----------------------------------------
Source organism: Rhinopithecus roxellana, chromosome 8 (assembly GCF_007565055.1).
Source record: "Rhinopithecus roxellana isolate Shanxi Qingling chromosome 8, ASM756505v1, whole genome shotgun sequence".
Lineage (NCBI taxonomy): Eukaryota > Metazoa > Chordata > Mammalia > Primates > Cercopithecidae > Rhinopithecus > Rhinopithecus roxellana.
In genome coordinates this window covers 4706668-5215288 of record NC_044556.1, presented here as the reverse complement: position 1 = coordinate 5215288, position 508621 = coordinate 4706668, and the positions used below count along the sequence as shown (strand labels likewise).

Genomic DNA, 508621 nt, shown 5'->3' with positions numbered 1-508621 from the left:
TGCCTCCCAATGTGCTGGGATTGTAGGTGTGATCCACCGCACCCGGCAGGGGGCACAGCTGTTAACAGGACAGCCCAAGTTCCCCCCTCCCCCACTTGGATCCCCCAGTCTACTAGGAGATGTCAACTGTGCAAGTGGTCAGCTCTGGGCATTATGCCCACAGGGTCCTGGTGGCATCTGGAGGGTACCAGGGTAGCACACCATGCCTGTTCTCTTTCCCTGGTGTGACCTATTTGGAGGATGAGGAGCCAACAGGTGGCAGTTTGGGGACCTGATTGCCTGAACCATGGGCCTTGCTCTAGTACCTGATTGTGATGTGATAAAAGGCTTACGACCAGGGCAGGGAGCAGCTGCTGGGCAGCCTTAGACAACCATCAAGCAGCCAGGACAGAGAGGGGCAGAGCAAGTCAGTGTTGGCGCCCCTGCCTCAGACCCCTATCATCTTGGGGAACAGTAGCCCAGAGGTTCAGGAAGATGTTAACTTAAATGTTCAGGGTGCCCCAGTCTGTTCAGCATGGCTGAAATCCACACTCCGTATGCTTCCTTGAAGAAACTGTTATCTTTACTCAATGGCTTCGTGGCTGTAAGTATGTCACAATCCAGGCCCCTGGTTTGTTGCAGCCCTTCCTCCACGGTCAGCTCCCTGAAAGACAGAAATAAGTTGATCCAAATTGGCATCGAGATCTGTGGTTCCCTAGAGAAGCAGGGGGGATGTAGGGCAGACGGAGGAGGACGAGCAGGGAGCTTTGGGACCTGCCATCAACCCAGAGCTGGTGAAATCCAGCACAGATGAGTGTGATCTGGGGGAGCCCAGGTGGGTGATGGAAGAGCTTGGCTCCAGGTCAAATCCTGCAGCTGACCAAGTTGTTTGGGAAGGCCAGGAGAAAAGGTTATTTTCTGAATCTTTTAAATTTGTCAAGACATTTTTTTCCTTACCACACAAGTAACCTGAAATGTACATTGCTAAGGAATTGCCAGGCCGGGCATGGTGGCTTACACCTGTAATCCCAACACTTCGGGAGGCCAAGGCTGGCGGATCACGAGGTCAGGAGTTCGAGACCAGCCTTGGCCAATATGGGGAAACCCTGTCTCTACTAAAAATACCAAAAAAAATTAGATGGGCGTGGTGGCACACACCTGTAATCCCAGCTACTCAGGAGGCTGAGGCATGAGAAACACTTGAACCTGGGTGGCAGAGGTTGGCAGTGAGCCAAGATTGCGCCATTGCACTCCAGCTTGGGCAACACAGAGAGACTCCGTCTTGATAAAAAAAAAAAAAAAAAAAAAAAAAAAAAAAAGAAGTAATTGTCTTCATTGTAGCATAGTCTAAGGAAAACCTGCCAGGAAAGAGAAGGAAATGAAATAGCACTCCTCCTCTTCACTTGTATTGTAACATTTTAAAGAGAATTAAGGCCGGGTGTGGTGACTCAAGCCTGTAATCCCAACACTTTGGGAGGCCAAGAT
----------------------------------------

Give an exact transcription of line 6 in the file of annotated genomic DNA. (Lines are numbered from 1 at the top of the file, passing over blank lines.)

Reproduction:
TGCCTCCCAATGTGCTGGGATTGTAGGTGTGATCCACCGCACCCGGCAGGGGGCACAGCTGTTAACAGGACAGCCCAAGTTCCCCCCTCCCCCACTTGGATCCCCCAGTCTACTAGGAGATGTCAACTGTGCAAGTGGTCAGCTCTGGGCATTATGCCCACAGGGTCCTGGTGGCATCTGGAGGGTACCAGGGTAGCACACCATGCCTGTTCTCTTTCCCTGGTGTGACCTATTTGGAGGATGAGGAGCCAACAGGTGGCAGTTTGGGGACCTGATTGCCTGAACCATGGGCCTTGCTCTAGTACCTGATTGTGATGTGATAAAAGGCTTACGACCAGGGCAGGGAGCAGCTGCTGGGCAGCCTTAGACAACCATCAAGCAGCCAGGACAGAGAGGGGCAGAGCAAGTCAGTGTTGGCGCCCCTGCCTCAGACCCCTATCATCTTGGGGAACAGTAGCCCAGAGGTTCAGGAAGATGTTAACTTAAATGTTCAGGGTGCCCCAGTCTGTTCAGCATGGCTGAAATCCACACTCCGTATGCTTCCTTGAAGAAACTGTTATCTTTACTCAATGGCTTCGTGGCTGTAAGTATGTCACAATCCAGGCCCCTGGTTTGTTGCAGCCCTTCCTCCACGGTCAGCTCCCTGAAAGACAGAAATAAGTTGATCCAAATTGGCATCGAGATCTGTGGTTCCCTAGAGAAGCAGGGGGGATGTAGGGCAGACGGAGGAGGACGAGCAGGGAGCTTTGGGACCTGCCATCAACCCAGAGCTGGTGAAATCCAGCACAGATGAGTGTGATCTGGGGGAGCCCAGGTGGGTGATGGAAGAGCTTGGCTCCAGGTCAAATCCTGCAGCTGACCAAGTTGTTTGGGAAGGCCAGGAGAAAAGGTTATTTTCTGAATCTTTTAAATTTGTCAAGACATTTTTTTCCTTACCACACAAGTAACCTGAAATGTACATTGCTAAGGAATTGCCAGGCCGGGCATGGTGGCTTACACCTGTAATCCCAACACTTCGGGAGGCCAAGGCTGGCGGATCACGAGGTCAGGAGTTCGAGACCAGCCTTGGCCAATATGGGGAAACCCTGTCTCTACTAAAAATACCAAAAAAAATTAGATGGGCGTGGTGGCACACACCTGTAATCCCAGCTACTCAGGAGGCTGAGGCATGAGAAACACTTGAACCTGGGTGGCAGAGGTTGGCAGTGAGCCAAGATTGCGCCATTGCACTCCAGCTTGGGCAACACAGAGAGACTCCGTCTTGATAAAAAAAAAAAAAAAAAAAAAAAAAAAAAAAAGAAGTAATTGTCTTCATTGTAGCATAGTCTAAGGAAAACCTGCCAGGAAAGAGAAGGAAATGAAATAGCACTCCTCCTCTTCACTTGTATTGTAACATTTTAAAGAGAATTAAGGCCGGGTGTGGTGACTCAAGCCTGTAATCCCAACACTTTGGGAGGCCAAGAT